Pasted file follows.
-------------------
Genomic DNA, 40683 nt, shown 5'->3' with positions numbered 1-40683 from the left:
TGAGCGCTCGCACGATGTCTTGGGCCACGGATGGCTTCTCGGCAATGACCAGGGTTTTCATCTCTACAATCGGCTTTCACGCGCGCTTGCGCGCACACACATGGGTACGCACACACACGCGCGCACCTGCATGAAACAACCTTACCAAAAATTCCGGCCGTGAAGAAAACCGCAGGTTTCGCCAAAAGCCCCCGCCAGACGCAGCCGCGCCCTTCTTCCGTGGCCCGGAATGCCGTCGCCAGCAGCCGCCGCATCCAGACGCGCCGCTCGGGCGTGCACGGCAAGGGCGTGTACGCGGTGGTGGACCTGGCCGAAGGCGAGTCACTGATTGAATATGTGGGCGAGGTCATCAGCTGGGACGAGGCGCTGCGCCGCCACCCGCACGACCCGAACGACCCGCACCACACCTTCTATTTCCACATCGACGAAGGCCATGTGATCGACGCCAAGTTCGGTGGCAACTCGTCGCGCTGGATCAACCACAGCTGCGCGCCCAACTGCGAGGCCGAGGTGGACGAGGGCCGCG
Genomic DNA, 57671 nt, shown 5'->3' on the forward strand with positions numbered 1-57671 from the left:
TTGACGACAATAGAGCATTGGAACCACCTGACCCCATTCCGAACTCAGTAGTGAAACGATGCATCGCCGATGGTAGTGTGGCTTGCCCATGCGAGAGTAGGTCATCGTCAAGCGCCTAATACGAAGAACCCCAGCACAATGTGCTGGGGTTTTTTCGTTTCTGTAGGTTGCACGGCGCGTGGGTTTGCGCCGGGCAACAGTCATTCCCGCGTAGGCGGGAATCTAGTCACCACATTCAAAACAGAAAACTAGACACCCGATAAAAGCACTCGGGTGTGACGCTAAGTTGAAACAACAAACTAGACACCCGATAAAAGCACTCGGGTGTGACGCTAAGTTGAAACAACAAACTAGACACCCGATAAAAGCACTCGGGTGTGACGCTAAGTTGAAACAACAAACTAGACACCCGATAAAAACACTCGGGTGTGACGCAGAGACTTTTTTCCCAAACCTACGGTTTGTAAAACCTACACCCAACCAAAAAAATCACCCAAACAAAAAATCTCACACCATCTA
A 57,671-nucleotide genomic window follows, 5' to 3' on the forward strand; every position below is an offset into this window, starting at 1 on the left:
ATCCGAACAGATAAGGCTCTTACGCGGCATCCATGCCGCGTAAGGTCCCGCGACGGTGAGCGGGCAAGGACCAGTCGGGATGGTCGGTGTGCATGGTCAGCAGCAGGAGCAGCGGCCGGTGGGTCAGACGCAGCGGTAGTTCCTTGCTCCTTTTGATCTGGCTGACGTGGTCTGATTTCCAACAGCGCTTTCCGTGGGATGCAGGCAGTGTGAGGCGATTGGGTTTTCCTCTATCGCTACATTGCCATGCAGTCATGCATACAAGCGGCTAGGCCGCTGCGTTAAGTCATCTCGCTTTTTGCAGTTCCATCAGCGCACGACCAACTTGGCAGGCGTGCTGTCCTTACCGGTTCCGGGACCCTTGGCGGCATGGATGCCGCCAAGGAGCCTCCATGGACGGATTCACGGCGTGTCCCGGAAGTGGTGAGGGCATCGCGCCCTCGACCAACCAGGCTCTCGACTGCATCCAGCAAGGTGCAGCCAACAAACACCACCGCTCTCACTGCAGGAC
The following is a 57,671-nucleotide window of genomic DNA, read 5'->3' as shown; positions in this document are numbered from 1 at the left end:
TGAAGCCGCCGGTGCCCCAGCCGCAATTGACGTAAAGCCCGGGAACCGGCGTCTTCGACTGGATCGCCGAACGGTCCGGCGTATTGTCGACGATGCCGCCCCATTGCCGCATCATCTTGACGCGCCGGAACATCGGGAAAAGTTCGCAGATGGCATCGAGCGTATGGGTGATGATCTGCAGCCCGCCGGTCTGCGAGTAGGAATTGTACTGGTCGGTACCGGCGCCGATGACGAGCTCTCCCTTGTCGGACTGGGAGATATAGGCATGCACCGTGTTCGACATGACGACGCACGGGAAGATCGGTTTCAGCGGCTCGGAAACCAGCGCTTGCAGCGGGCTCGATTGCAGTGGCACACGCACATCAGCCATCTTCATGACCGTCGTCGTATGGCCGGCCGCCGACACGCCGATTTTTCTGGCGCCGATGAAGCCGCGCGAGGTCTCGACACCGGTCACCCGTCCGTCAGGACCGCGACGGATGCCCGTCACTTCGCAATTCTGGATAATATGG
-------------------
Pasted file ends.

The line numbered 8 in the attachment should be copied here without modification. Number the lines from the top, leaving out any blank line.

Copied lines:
TGAAGCCGCCGGTGCCCCAGCCGCAATTGACGTAAAGCCCGGGAACCGGCGTCTTCGACTGGATCGCCGAACGGTCCGGCGTATTGTCGACGATGCCGCCCCATTGCCGCATCATCTTGACGCGCCGGAACATCGGGAAAAGTTCGCAGATGGCATCGAGCGTATGGGTGATGATCTGCAGCCCGCCGGTCTGCGAGTAGGAATTGTACTGGTCGGTACCGGCGCCGATGACGAGCTCTCCCTTGTCGGACTGGGAGATATAGGCATGCACCGTGTTCGACATGACGACGCACGGGAAGATCGGTTTCAGCGGCTCGGAAACCAGCGCTTGCAGCGGGCTCGATTGCAGTGGCACACGCACATCAGCCATCTTCATGACCGTCGTCGTATGGCCGGCCGCCGACACGCCGATTTTTCTGGCGCCGATGAAGCCGCGCGAGGTCTCGACACCGGTCACCCGTCCGTCAGGACCGCGACGGATGCCCGTCACTTCGCAATTCTGGATAATATGG